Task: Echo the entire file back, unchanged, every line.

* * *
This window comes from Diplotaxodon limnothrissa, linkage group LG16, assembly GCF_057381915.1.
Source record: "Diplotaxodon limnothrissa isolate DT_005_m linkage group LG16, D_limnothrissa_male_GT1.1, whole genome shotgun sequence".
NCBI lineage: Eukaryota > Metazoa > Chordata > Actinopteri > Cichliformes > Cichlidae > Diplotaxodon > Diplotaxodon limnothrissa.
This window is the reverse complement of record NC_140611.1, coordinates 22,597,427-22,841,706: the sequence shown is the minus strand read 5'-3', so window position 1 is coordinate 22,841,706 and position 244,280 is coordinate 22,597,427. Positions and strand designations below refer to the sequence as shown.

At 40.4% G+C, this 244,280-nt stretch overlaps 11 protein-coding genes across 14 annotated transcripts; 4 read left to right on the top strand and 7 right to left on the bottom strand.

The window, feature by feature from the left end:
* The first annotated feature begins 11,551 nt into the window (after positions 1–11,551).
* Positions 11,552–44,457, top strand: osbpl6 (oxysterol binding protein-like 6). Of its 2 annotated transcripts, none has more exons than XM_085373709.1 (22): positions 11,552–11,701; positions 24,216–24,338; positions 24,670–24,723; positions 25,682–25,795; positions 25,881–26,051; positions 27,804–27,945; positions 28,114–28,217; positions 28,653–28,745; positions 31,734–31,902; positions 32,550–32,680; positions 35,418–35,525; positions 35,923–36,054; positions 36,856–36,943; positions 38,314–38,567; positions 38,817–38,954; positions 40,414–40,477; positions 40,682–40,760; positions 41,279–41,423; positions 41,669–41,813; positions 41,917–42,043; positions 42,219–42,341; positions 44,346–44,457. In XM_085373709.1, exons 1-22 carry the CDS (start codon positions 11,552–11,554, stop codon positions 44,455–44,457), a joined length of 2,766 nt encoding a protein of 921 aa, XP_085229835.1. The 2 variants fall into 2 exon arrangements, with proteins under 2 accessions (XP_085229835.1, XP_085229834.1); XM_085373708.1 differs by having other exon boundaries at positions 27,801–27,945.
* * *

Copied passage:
This window comes from Diplotaxodon limnothrissa, linkage group LG16, assembly GCF_057381915.1.
Source record: "Diplotaxodon limnothrissa isolate DT_005_m linkage group LG16, D_limnothrissa_male_GT1.1, whole genome shotgun sequence".
NCBI lineage: Eukaryota > Metazoa > Chordata > Actinopteri > Cichliformes > Cichlidae > Diplotaxodon > Diplotaxodon limnothrissa.
This window is the reverse complement of record NC_140611.1, coordinates 22,597,427-22,841,706: the sequence shown is the minus strand read 5'-3', so window position 1 is coordinate 22,841,706 and position 244,280 is coordinate 22,597,427. Positions and strand designations below refer to the sequence as shown.

At 40.4% G+C, this 244,280-nt stretch overlaps 11 protein-coding genes across 14 annotated transcripts; 4 read left to right on the top strand and 7 right to left on the bottom strand.

The window, feature by feature from the left end:
* The first annotated feature begins 11,551 nt into the window (after positions 1–11,551).
* Positions 11,552–44,457, top strand: osbpl6 (oxysterol binding protein-like 6). Of its 2 annotated transcripts, none has more exons than XM_085373709.1 (22): positions 11,552–11,701; positions 24,216–24,338; positions 24,670–24,723; positions 25,682–25,795; positions 25,881–26,051; positions 27,804–27,945; positions 28,114–28,217; positions 28,653–28,745; positions 31,734–31,902; positions 32,550–32,680; positions 35,418–35,525; positions 35,923–36,054; positions 36,856–36,943; positions 38,314–38,567; positions 38,817–38,954; positions 40,414–40,477; positions 40,682–40,760; positions 41,279–41,423; positions 41,669–41,813; positions 41,917–42,043; positions 42,219–42,341; positions 44,346–44,457. In XM_085373709.1, exons 1-22 carry the CDS (start codon positions 11,552–11,554, stop codon positions 44,455–44,457), a joined length of 2,766 nt encoding a protein of 921 aa, XP_085229835.1. The 2 variants fall into 2 exon arrangements, with proteins under 2 accessions (XP_085229835.1, XP_085229834.1); XM_085373708.1 differs by having other exon boundaries at positions 27,801–27,945.